here is the article:Article in natural news today that says we are all eating GMO stuff whether we realize it or not.
i would imagine it is a legal loophole. fetuses might not be considered by some liberal judges to be human, so... there you go.Also because cannibalism is illegal how can they be putting aborted fetus cells in our food and what is the purpose of it?
great point here. a friend who eats crap food, makes this argument all the time. my opinion: the food additives and quality are steadily getting worse. i think that the bad food we might have eaten earlier in our lives wasnt nearly as bad as it is today. GMOs didnt come out until the 90s and roundup/glyphosphate wasnt as prevalent, so the mr. T cereal or the ding dongs you ate in 1986 were less dangerous (perhaps more nutritious?) than todays ding dongs.On the bright side if we have been eating all this crap all our lives and are still alive and healthy could this possibly mean that whatever doesn't kill you makes you stronger?
no. the roaches have both a high fecundity rate and a rapid growth rate, so given the right conditions can have many generations of roaches in a short period. this means there are plenty of chances for a roach to be born that is resistant to low levels of radiation. additionally, they can eat almost anything, including plastics (one ate right through a ziploc bag with my mp3 player earplugs and ate the silicon ear plugs).It has been said that cockroaches could even survive a nuclear blast. Maybe if we all start drinking cockroach milk we too can adapt to anything just like them ?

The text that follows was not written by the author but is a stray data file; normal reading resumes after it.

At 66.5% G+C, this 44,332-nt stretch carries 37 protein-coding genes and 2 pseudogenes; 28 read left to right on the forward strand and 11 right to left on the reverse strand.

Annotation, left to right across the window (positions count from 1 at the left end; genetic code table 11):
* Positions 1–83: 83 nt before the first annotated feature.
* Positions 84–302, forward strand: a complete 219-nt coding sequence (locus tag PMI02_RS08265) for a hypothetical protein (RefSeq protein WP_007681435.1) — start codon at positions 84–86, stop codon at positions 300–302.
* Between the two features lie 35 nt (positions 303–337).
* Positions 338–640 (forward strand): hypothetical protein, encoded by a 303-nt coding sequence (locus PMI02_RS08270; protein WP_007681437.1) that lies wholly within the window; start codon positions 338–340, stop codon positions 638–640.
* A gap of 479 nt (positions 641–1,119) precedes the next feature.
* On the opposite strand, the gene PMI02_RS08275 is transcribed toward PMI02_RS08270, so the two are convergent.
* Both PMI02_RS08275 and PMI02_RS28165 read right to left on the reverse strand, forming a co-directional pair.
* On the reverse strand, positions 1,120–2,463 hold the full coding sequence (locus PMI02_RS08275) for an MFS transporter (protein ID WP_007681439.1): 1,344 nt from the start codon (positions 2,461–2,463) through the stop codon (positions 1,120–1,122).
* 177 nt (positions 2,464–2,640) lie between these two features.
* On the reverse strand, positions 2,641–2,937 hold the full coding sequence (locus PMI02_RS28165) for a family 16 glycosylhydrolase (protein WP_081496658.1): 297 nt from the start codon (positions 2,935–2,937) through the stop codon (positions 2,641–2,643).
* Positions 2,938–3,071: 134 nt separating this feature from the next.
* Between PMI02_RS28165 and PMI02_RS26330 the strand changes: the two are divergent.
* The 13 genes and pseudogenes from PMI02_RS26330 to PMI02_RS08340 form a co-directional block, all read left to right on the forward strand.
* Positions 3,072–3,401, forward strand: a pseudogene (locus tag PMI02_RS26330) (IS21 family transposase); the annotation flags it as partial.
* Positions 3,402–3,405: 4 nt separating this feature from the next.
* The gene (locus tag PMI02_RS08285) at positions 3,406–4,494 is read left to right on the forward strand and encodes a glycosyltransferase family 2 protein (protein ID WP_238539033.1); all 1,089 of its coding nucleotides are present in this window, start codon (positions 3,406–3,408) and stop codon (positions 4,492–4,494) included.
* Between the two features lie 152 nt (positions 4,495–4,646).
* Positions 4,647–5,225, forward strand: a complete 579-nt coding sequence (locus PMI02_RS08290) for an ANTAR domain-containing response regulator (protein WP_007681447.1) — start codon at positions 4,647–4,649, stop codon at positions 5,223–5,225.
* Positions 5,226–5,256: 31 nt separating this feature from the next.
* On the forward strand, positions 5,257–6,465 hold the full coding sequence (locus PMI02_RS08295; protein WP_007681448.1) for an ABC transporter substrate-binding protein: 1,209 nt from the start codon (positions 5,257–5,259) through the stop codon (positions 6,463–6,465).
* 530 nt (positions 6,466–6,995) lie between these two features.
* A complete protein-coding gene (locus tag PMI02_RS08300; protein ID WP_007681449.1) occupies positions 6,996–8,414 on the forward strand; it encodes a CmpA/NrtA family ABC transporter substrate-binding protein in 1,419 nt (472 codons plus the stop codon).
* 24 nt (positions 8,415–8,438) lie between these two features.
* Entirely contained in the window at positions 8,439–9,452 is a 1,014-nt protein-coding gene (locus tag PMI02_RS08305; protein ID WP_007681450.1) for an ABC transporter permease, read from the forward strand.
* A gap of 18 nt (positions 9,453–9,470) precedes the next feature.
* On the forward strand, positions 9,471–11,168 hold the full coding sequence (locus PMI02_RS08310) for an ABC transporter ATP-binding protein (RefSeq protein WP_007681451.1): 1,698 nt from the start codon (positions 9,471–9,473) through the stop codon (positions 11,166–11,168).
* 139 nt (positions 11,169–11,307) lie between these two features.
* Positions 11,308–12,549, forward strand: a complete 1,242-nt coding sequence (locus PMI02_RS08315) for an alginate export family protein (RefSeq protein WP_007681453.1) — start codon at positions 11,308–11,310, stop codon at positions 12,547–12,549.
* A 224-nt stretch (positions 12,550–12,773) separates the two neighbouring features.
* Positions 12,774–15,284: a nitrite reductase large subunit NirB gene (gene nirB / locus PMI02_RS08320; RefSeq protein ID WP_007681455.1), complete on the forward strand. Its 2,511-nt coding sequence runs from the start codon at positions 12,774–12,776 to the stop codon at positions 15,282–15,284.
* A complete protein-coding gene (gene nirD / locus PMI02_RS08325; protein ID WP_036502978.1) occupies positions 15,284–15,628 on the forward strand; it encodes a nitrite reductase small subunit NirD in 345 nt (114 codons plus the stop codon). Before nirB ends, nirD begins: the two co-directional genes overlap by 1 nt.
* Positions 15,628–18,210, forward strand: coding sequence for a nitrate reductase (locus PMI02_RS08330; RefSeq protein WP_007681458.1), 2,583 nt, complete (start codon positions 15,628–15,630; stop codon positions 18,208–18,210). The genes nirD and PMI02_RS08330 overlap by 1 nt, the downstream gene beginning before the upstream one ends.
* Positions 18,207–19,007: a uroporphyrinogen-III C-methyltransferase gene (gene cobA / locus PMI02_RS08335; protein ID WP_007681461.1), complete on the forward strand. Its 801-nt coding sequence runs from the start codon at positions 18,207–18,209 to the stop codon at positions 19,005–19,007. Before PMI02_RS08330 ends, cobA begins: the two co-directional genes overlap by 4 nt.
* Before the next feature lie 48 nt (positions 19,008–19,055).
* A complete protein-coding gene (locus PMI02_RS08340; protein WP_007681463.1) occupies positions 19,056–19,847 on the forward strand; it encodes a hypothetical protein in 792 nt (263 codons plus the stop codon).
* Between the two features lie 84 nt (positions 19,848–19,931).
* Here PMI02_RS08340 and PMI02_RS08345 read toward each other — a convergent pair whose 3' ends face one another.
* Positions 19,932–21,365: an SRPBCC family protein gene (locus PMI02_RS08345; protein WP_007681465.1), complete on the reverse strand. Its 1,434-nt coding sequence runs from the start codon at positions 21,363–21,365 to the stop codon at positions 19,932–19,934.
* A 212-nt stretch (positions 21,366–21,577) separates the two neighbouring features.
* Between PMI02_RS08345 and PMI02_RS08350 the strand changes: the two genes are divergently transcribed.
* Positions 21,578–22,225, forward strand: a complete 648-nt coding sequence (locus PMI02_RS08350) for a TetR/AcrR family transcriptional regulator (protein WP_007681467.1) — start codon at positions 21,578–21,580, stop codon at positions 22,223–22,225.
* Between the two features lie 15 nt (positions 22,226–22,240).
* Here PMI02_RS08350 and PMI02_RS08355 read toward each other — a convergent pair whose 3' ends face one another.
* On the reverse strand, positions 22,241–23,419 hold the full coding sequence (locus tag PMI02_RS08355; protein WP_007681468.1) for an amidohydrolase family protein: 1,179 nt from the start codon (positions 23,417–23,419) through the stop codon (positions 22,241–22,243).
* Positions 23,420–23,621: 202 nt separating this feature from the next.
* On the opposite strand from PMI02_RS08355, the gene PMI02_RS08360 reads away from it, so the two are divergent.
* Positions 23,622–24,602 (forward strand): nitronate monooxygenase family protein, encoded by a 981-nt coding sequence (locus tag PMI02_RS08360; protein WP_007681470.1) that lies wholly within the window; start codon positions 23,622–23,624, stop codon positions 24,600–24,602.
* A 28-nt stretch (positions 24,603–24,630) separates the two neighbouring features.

Yeah thanks for the link to article I was talking about so everyone else can see it. I don't know how to post links. Also I remember how you talked about Corbett report and am curious what you think about Zero Hedge and Gateway Pundit websites ? Also maybe roaches did you a favor eating your ear buds because I think they and headphones slowly harm hearing and never use either.here is the article:
Genetically modified organisms or GMOs are produced by unnatural, high-tech or sophisticated altering of the genetic material of an organism like gene-splicing and combining the DNA of species in a laboratory environment. GMO technology uses specific scientific innovation to genetically alter plawww.naturalnews.com